The elderly's advice on land needed

File photo of people working on a farm.
File photo of people working on a farm.
Image: Adrian de Kock

As a country, we cannot address land expropriation without compensation without addressing the forced removals of the 1960s and before.

We must remember that our parents were removed by force from places in Tshwane such as Wallmansthal, Lady Selborne and Eastwood.

As black South Africans, we were trapped in what I call "poverty of the mind", because most people today have either forgotten or don't know where they originally come from.

Today we find people being encouraged to squat or invade land in places which used to be called home by their families. When debating the land issue, the government was supposed to consult with its own people, particularly the elderly, before it can go ahead with land hearings.

Also, the government should engage with members of society who know the history of this country to come forward with their inputs, which will help in bringing long-term land solutions so that the country can move forward.

In every family history, you can track that family line through a name or clan name.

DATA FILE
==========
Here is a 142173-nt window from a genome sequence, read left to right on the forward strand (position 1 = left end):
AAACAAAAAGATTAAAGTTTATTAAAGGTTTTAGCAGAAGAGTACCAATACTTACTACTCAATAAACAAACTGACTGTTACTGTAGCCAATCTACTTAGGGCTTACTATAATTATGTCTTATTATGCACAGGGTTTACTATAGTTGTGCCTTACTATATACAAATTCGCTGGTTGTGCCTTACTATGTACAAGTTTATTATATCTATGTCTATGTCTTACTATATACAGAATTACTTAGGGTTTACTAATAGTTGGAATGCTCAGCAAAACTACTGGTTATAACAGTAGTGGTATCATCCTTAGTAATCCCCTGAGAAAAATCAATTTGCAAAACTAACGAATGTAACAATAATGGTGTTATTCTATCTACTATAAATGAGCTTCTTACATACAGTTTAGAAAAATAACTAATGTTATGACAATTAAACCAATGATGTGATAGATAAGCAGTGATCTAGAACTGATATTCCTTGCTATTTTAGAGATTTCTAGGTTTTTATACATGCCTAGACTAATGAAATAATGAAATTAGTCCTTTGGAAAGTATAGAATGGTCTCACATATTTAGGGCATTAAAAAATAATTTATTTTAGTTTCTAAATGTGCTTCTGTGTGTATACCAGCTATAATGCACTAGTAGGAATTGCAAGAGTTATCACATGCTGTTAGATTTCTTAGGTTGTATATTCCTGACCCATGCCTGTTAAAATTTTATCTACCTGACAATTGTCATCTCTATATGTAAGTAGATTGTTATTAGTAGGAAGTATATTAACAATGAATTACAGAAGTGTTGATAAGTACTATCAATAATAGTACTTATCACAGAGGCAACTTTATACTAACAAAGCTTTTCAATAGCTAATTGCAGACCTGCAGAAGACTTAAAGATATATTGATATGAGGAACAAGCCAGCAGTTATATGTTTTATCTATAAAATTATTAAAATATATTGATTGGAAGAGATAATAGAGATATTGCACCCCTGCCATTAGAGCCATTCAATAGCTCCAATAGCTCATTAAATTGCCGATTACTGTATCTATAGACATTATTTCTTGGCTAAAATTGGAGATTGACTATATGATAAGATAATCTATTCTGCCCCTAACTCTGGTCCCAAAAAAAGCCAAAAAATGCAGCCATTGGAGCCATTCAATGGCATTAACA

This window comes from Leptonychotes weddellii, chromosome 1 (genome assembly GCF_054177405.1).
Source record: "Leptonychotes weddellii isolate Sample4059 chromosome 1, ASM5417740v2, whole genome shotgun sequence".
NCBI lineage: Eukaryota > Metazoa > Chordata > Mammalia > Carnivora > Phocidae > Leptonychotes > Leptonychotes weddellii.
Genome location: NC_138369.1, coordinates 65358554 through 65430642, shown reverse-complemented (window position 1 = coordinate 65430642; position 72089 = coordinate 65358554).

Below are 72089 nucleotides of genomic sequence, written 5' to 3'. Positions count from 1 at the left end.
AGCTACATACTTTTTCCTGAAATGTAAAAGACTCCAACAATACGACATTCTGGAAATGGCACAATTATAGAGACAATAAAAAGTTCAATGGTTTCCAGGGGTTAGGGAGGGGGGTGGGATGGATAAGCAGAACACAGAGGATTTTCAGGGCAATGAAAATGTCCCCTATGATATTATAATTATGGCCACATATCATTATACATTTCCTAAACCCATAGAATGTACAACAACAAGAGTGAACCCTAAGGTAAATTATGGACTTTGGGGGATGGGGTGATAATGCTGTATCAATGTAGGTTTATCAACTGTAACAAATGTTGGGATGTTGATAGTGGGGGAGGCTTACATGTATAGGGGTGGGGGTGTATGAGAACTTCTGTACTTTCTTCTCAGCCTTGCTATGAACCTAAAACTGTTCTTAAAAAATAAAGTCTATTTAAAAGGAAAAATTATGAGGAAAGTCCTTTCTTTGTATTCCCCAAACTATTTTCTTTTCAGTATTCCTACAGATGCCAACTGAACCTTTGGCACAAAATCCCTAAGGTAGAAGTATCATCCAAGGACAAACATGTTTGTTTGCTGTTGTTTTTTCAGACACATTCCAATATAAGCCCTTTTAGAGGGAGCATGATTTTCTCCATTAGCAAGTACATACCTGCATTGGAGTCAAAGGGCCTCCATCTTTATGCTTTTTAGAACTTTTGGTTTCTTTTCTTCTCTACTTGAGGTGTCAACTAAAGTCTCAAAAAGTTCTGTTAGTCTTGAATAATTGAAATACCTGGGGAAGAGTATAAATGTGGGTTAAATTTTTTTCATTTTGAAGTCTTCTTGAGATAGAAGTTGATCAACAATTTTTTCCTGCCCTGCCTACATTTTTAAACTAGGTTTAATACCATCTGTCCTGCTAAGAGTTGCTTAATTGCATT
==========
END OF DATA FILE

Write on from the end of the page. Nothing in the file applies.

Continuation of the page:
My point is, hearings are being held but the unfortunate part is that the right people who were supposed to be there to give input were not called in to do so.

People cannot just go to places like Wallmansthal and put shacks there in the name of not having houses.

Rightful owners of those places - most of whom are dead - and their children and relatives are out there living in squalor and no one is addressing their issues.

This is not only about land, it's also about our identity as black South Africans.

In the past, people knew one another to a level that if one got lost, by a name they would easily help them get back to their relatives.

Martha Mphelo, Mamelodi West

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